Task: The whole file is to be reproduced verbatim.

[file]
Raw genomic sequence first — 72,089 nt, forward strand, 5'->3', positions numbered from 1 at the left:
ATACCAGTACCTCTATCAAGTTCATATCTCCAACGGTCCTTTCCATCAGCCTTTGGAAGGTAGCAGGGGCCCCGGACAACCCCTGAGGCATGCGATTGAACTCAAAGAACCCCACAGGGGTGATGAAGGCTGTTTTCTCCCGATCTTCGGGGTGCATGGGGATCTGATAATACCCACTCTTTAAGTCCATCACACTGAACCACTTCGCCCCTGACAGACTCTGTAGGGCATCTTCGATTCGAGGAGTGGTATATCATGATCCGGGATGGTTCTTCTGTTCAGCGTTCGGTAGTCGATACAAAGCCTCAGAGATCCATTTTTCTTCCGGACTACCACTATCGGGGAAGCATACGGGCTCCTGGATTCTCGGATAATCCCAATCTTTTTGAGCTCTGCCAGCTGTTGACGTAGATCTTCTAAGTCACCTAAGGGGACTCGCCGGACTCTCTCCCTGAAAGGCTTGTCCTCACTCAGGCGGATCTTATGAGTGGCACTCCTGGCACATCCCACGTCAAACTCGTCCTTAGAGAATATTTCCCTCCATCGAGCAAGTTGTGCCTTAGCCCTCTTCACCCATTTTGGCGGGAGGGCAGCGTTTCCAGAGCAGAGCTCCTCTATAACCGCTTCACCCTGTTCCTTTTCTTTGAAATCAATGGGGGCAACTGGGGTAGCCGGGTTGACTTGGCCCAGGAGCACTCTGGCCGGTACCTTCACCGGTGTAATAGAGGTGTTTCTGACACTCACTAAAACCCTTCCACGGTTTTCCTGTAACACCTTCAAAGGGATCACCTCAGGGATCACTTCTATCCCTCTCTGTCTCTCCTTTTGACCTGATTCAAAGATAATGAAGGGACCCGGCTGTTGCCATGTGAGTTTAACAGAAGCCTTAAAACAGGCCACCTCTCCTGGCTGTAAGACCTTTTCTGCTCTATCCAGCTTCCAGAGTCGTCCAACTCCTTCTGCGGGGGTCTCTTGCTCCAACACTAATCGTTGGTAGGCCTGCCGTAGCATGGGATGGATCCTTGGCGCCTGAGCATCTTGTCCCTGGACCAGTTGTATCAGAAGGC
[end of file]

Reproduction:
Raw genomic sequence first — 72,089 nt, forward strand, 5'->3', positions numbered from 1 at the left:
ATACCAGTACCTCTATCAAGTTCATATCTCCAACGGTCCTTTCCATCAGCCTTTGGAAGGTAGCAGGGGCCCCGGACAACCCCTGAGGCATGCGATTGAACTCAAAGAACCCCACAGGGGTGATGAAGGCTGTTTTCTCCCGATCTTCGGGGTGCATGGGGATCTGATAATACCCACTCTTTAAGTCCATCACACTGAACCACTTCGCCCCTGACAGACTCTGTAGGGCATCTTCGATTCGAGGAGTGGTATATCATGATCCGGGATGGTTCTTCTGTTCAGCGTTCGGTAGTCGATACAAAGCCTCAGAGATCCATTTTTCTTCCGGACTACCACTATCGGGGAAGCATACGGGCTCCTGGATTCTCGGATAATCCCAATCTTTTTGAGCTCTGCCAGCTGTTGACGTAGATCTTCTAAGTCACCTAAGGGGACTCGCCGGACTCTCTCCCTGAAAGGCTTGTCCTCACTCAGGCGGATCTTATGAGTGGCACTCCTGGCACATCCCACGTCAAACTCGTCCTTAGAGAATATTTCCCTCCATCGAGCAAGTTGTGCCTTAGCCCTCTTCACCCATTTTGGCGGGAGGGCAGCGTTTCCAGAGCAGAGCTCCTCTATAACCGCTTCACCCTGTTCCTTTTCTTTGAAATCAATGGGGGCAACTGGGGTAGCCGGGTTGACTTGGCCCAGGAGCACTCTGGCCGGTACCTTCACCGGTGTAATAGAGGTGTTTCTGACACTCACTAAAACCCTTCCACGGTTTTCCTGTAACACCTTCAAAGGGATCACCTCAGGGATCACTTCTATCCCTCTCTGTCTCTCCTTTTGACCTGATTCAAAGATAATGAAGGGACCCGGCTGTTGCCATGTGAGTTTAACAGAAGCCTTAAAACAGGCCACCTCTCCTGGCTGTAAGACCTTTTCTGCTCTATCCAGCTTCCAGAGTCGTCCAACTCCTTCTGCGGGGGTCTCTTGCTCCAACACTAATCGTTGGTAGGCCTGCCGTAGCATGGGATGGATCCTTGGCGCCTGAGCATCTTGTCCCTGGACCAGTTGTATCAGAAGGC